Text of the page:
Pages Navigation Menu

Round ‘Em Up and Ship ‘Em Out!

Let the wilderness drive us forth as wanderers, scatter our broken bones upon these sands…it shall not kill the purpose that brought us here…the dream still lives, it lives…and shall not die.

PAUL GREEN, North Carolina Playwright and Pulitzer Prize Winner


The dates were set several months ago and the day working crew assembled by phone call. It’s time for fall gathering and weaning.

Original dugout ca. 1895.

The early morning shadows outside the window hides the corral in shades of gray, and I’m thinking about the dugout that remains at ranch headquarters as a reminder of the people and the work that started long before we were even born.

The dirt dwelling has endured many transformations through the years as evidenced by crumbling cement in various shades, pipes and wires that seem out of place, and the ancient bath tub that stands in one corner. The story goes that at one time a family of three made room every night for four cowhands and their bedrolls. I always wonder about the lady-of-the-dugout, too. Garland Snow Whiteside Sanford would have probably been awake before sunrise, just like we do today. I imagine she might have taken a few moments to appreciate the stunning Texas sky before filling her cast iron skillet with bacon. The menu hasn’t changed much in 100 years. Feeding hungry cowboys is an important part of the ranch work, too.

Casey and Kerry Dean wait for the signal to begin the sweep to drive the herd towards headquarters. Sunrise, Sanford Ranch. Pic by N. Bright.

The day starts early so that the work can be finished by noon, before the afternoon heat, which is less stress on the calves. Every morning for two weeks, with spurs jangling, hungry day workers line up to fill their coffee cups in our cookhouse. All heads bow as Ranch Foreman, B. P. Vinson, blesses the food and offers up prayers for an injury free day. Tavia and Belinda serve up a traditional southern breakfast while it’s still dark outside. Hot and flavorful, the eggs, biscuits, and sausage gravy disappears in record time. Believe me, it’s the best thing you’ve ever tasted in your life.

Everyone hustles outside where B. P.  points cowboys and cowgirls to assigned stock trailers. Bridles clink, leather creaks, and hooves clop on metal, as horses strange to each other, load up. Sometimes, it’s not a friendly type situation. There’s some kicking, biting and ruckus until the wheels roll, among the horses, that is. Cowboys tend to be extremely mannerly.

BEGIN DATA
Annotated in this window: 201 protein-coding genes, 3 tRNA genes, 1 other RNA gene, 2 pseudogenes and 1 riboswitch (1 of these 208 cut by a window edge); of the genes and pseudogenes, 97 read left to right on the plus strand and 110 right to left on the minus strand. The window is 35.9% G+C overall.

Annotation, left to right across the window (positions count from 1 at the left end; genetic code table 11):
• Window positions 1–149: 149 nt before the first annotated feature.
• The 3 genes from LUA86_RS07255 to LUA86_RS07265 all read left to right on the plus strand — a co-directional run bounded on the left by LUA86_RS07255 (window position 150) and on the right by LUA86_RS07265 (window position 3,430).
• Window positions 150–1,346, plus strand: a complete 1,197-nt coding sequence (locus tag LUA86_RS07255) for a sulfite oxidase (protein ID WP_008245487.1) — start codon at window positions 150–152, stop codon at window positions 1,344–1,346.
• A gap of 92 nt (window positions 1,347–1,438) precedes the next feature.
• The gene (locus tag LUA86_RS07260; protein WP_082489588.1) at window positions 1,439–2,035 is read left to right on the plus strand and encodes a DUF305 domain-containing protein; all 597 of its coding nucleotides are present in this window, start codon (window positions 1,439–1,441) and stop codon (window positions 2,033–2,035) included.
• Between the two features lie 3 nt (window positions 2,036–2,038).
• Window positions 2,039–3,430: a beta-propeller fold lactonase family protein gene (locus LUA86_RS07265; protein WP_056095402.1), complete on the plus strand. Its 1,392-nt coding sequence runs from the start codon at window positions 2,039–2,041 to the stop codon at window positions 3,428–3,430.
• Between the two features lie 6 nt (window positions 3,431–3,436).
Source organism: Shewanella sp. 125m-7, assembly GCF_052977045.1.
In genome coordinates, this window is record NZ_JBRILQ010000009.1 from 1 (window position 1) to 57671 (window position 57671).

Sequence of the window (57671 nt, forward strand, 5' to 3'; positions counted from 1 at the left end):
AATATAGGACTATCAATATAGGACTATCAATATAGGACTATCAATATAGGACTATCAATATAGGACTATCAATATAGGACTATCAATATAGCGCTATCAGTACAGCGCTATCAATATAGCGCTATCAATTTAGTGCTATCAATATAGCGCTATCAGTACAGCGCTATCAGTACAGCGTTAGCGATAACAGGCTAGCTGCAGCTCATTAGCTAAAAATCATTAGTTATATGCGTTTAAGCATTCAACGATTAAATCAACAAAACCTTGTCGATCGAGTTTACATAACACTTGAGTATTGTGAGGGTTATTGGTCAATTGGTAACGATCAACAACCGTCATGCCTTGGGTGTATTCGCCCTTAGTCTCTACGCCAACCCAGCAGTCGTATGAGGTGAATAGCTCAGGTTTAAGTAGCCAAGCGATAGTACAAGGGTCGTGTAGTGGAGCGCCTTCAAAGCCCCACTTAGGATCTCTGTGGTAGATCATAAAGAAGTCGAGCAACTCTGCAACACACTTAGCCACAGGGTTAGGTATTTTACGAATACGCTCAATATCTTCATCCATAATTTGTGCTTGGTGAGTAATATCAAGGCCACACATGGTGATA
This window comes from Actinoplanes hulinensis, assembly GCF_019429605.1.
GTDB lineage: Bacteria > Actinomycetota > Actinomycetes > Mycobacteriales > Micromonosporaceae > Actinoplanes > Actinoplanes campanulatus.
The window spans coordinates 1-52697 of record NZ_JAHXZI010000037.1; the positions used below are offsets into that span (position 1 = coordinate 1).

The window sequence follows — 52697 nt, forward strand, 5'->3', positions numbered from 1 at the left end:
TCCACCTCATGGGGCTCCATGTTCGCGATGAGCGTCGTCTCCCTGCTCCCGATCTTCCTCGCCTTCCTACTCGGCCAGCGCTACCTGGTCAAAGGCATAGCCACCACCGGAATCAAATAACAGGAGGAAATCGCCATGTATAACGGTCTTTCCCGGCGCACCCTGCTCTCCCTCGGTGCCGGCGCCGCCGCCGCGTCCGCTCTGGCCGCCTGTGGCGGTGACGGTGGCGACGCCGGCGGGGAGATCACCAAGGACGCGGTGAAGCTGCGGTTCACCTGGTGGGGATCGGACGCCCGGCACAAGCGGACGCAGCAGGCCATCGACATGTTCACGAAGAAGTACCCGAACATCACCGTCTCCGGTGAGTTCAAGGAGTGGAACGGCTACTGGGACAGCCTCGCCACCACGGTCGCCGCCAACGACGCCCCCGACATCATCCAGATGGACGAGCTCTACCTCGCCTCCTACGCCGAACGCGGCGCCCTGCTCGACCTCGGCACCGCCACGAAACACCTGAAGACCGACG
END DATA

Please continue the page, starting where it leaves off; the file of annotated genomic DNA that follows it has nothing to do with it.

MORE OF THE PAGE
A herd of Red Angus, Texas Panhandle. Pic by N. Bright.

The entire herd will be driven to headquarters over the next two weeks, where the calves will be “stripped” from their mommas and fence-lined weaned. That means the calves will be put in one holding trap and across the fence will be their mothers. They’ll bawl for each other over the next 24-hours or so until the cows wander off to graze. The calves finally settle to sink their noses into fresh hay and focus on gaining as much weight as possible over the next 45 days. They’ll be videoed, sold at auction, and then shipped for processing. Hopefully, the heifers will go to another ranch to become the foundation of a new herd for another cow/calf operation.

You might be in disbelief that this kind of work still goes on today. Although I wasn’t raised on a cattle ranch, the attitude is the same when my grandfather planted cotton, or my father worked at his welding shop. There is work to be done. Might as well get to it.

The work ethic I grew up continues today, and is very much alive and well. And ranch work knows no bias. Somebody’s gotta do it, no matter if you’re a man or woman.

Day workers are in the saddle at sunrise. Sanford Ranch Pic by N. Bright.

I tip my hat to the skilled day workers and ranch cooks who help us every year, who hold fast to tradition, and who never take for granted this blessed lifestyle we freely choose to live.

I write books for kids and adults. My cookbook, KEEP ‘EM FULL AND KEEP ‘EM ROLLIN’ is a collection of cowboy approved recipes along with history of the cow trails. I also write a western romance series and a middle grade adventure series. Click the link and read it now Amazon to see Natalie Bright Author Page. Support your local bookshop and ask about my books. Thanks!